Multivariate analyses of variance (MANOVAs) were conducted on the birth measures and the Brazelton Neonatal Behavioral Assessment Scale scores. Following significant MANOVAs, univariate ANOVAs were conducted with group assignment (dysthymia/major depression) being the between groups measure.

Birth Measures

As can be seen in table 1, the dysthymia group had; 1) lower birth measures including lower gestational age, lower birthweight and lower birth length; and 2) more obstetric complications and postnatal complications.

Table 1
Dysthymia and Major Depression Effects on Birth Measures (Standard deviations in parentheses).

Brazelton Neonatal Behavioral Assessment Scale

As can be seen in table 2, the dysthymia group had 1) lower orientation scores; 2) lower motor scores; and 3) more depressive symptoms, as suggested by higher depression scores.

Table 2
Dysthymia and Major Depression Effects on Brazelton Neonatal Behavior Assessment Scale Clusters (Standard deviations in parentheses).


In an earlier study, dysthymia was contrasted with major depression during pregnancy (Field et al., 2007). The results suggested that the dysthymic group had significantly higher prenatal cortisol levels, which may have explained the lower fetal weight, the lesser femur length and the lesser abdominal circumference noted in the fetuses during the ultrasound examinations. In earlier studies we conducted, elevated cortisol had been associated with lower birthweight (Field, Diego, Dieter, Hernandez-Reif, Schanberg, Kuhn, Yando, Bendell, 2004; Field, Diego, Hernandez-Reif, Gil, & Vera, 2005). Unfortunately cortisol was not assayed in this sample. Nonetheless, the lower fetal growth measures in our earlier study on dysthymia and major depression (Field et al., 2007) and the lower birth measures in the current study appeared to be a consistent profile that may be linked to disturbed neuroendocrine and neurotransmitter functioning in dysthymic depression (Griffiths, Ravindran, Merali & Anisman, 2000; Klonsky & Bertelson, 2000).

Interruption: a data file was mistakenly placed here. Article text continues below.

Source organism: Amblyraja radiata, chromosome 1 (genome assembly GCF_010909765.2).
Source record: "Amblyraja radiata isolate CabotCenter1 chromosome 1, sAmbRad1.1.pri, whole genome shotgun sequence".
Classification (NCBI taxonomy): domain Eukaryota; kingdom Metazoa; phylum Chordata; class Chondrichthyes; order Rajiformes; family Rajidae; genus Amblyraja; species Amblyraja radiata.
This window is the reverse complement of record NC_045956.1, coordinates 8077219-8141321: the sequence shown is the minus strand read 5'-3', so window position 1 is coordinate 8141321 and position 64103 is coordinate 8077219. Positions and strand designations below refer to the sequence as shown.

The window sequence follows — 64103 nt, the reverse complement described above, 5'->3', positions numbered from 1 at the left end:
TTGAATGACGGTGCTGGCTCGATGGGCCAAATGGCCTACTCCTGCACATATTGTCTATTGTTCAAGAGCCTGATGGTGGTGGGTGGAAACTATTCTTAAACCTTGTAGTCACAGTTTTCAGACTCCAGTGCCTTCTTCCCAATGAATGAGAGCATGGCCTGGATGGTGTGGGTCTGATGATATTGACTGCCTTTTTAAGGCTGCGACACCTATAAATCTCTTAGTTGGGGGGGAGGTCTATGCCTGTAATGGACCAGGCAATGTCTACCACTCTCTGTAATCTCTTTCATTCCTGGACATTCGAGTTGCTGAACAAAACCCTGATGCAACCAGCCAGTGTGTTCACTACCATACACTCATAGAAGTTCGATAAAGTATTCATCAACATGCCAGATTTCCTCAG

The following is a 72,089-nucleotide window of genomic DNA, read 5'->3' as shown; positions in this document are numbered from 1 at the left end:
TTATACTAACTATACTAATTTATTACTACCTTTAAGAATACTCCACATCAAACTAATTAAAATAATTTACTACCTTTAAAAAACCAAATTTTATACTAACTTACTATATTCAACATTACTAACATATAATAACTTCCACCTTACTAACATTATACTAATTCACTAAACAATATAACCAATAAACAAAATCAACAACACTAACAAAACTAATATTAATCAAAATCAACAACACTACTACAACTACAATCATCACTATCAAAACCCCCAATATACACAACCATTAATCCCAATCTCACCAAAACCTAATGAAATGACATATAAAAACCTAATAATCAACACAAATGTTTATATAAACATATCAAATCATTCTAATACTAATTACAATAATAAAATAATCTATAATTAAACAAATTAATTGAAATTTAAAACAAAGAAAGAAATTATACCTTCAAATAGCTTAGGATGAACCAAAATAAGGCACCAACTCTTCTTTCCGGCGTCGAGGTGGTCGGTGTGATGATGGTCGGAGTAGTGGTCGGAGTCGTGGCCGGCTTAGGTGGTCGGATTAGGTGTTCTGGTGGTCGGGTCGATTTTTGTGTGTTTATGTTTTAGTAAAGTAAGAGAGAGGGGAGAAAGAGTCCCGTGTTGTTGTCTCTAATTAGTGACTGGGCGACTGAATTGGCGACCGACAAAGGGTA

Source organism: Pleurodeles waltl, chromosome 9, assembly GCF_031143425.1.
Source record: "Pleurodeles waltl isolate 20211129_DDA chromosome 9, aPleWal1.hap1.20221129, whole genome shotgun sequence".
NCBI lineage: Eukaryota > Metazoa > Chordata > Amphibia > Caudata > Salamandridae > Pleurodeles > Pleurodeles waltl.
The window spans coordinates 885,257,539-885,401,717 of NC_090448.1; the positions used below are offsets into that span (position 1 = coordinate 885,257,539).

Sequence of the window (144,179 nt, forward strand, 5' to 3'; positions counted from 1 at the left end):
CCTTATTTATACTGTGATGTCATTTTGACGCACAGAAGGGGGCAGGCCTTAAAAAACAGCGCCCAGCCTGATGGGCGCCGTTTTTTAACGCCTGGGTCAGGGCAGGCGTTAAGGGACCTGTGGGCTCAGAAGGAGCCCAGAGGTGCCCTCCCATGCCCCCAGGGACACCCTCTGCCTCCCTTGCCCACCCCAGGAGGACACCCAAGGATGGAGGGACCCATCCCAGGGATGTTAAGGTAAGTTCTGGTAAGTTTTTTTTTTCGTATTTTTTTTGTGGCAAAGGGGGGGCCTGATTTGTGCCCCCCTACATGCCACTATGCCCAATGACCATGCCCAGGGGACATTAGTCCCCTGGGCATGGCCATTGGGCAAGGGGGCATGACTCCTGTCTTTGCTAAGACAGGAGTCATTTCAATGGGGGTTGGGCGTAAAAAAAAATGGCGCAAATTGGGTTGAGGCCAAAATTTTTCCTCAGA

Neurobiochemical imbalances may contribute to intrauterine growth deprivation via reduced intrauterine artery blood flow that has been reported, for example, by Glover et al. (1999). This would be expected to result in fetal growth delays and ultimately in lower birthweight. Elevated cortisol has been a significant predictor of shorter gestational age in at least two of our studies (Field et al., 2004; 2005). These data suggest that prenatal dysthymia may be a greater risk factor than major depression for fetal development and neonatal outcome. However, this result may be confounded by other factors including chronicity of depression which is typically greater in those with dysthymia and comorbidity of depression and anxiety symptoms which were not measured in self-report scales in this study. The degree to which the inferior outcomes for the dysthymia group are related to factors such as chronicity of depression, comorbity of depression and anxiety and a prenatal hormonal imbalance needs to be further investigated (Flament et al., 2001; Griffths et al., 2000).


We would like to thank the mothers and infants who participated in these studies. This research was supported by a Merit Award (MH # 46586), Senior Research Scientist Awards (MH# 00331 and AT# 001585) an NIH grant (#AT00370) and a March of Dimes Grant (# 12-FYO3-48) to Tiffany Field and funding from Johnson & Johnson Pediatric Institute to the Touch Research Institutes.